Evaluation of epidural sensory block by thermal stimulation, laser stimulation, and recording of somatosensory evoked potentials.
ABSTRACT The existence of differential sensory block during epidural analgesia has been confirmed by some authors and disputed by others. This study attempts to elucidate this issue by using quantitative methods for evaluation of sensory block.
A single epidural injection of 20 mL 0.5% bupivacaine with epinephrine was administered at the L1-T12 level in 11 male volunteers. Sensory block was evaluated by two qualitative (pinprick and light touch) and two quantitative methods (thermal stimulation with Thermotest [Somedic, Stockholm, Sweden] and argon laser stimulation). For measurement of motor block in the lower extremities and in the rectus abdominis muscle, quantitative methods were used. Sensory block was also assessed by somatosensory evoked potentials recorded during electrical and laser stimulation at the most cranial analgesic dermatome (loss of sharpness in pinprick perception) and the anesthetic dermatome L2 (loss of light touch perception).
The zone of anesthesia was smaller than the zone of any other investigated variable. The cranial spread of analgesia and motor block was lower than that of laser-assessed block. Partial block of laser perception and thermal perception lasted longer than analgesia and motor block. No consistent segmental or temporal differences were found between the Thermotest and laser methods. During epidural block, prolongation of latencies and reduction in amplitudes of somatosensory evoked potentials produced at the most cranial analgesic dermatome did not differ significantly from those produced at the anesthetic dermatome.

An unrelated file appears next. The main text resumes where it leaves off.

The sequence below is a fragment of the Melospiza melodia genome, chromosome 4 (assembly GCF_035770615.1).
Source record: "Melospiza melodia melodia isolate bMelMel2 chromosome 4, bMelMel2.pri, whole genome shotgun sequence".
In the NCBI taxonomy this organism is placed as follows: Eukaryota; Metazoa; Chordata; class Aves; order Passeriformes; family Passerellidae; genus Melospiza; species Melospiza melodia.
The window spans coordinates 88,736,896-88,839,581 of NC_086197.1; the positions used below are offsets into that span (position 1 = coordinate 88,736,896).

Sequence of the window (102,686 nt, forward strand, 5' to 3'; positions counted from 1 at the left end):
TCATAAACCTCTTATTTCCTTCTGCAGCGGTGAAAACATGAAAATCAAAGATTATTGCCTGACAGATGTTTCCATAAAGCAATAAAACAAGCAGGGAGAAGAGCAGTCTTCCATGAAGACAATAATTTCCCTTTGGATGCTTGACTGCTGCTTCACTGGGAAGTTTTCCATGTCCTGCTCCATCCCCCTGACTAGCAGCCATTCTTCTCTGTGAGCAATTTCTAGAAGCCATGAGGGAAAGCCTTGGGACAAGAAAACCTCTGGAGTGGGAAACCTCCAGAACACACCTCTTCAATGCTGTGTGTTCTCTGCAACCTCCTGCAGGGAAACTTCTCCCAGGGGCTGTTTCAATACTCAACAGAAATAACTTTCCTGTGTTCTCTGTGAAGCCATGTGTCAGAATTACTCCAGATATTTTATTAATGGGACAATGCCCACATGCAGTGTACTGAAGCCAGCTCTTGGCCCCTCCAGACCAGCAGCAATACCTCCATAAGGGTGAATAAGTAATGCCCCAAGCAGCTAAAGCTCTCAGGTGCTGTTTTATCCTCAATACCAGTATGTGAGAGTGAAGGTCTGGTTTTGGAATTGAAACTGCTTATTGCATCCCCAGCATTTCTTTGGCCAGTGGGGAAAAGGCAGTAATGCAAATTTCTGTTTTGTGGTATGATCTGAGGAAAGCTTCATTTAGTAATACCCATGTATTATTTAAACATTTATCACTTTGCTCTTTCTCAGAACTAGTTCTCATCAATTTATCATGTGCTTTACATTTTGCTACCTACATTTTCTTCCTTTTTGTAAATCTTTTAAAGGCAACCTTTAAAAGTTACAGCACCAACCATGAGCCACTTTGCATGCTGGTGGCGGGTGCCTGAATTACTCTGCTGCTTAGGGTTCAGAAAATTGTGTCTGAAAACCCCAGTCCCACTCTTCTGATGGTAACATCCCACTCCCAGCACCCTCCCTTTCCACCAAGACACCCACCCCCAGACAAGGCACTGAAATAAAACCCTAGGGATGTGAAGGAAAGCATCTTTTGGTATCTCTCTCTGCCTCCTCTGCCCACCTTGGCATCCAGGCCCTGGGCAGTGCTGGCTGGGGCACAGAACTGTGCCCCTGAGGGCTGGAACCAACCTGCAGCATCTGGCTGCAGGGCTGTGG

No differential block of small nerve fibers was found during epidural analgesia by Thermotest and argon laser stimulation. Recording of somatosensory evoked potentials did not demonstrate significant difference between responses from the sites with most superficial and with most intense sensory block.
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ABSTRACT: The purpose of the present study is to investigate the anesthetic effect of reduced doses of spinal bupivacaine with epidural top ups in comparison with those of spinal bupivacaine and to determine the adequate doses of drugs used during lower extremity surgeries. SIXTY ADULT PATIENTS WERE RANDOMIZED TO THREE DIFFERENT TECHNIQUE GROUPS: S group (10 mg of spinal bupivacaine), SE1 group (7.5 mg of spinal bupivacaine + epidural 1.5% lidocaine 10 ml) or SE2 group (5 mg of spinal bupivacaine + epidural 1.5% lidocaine 10 ml). The level of sensory block, modified Bromage motor scores (MBS), systolic blood pressure and heart rate were recorded for 30 min following anesthesia. Peak sensory block height and MBS, time for sensory regression to L1 and motor recovery to MBS 1, side effects and operator's satisfaction were noted. The levels of peak sensory block were similar among the groups (P > 0.05). For the SE2 group, the regression to the L1 dermatome was faster (P = 0.004) and the maximum MBS was lower (P = 0.001) than that of the other two groups. Motor block recovery to MBS 1 was faster for the SE1 and SE2 groups than for the S group (P < 0.001). The operator's satisfaction scores of the SE2 group were lower than those of the other two groups (P = 0.019). During combined spinal-epidural anesthesia, 7.5 mg of spinal bupivacaine and epidural 1.5% lidocaine 10 ml produced faster motor recovery than did 10 mg of spinal bupivacaine in patients undergoing lower extremity surgeries.Korean journal of anesthesiology 01/2014; 66(1):28-33. DOI:10.4097/kjae.2014.66.1.28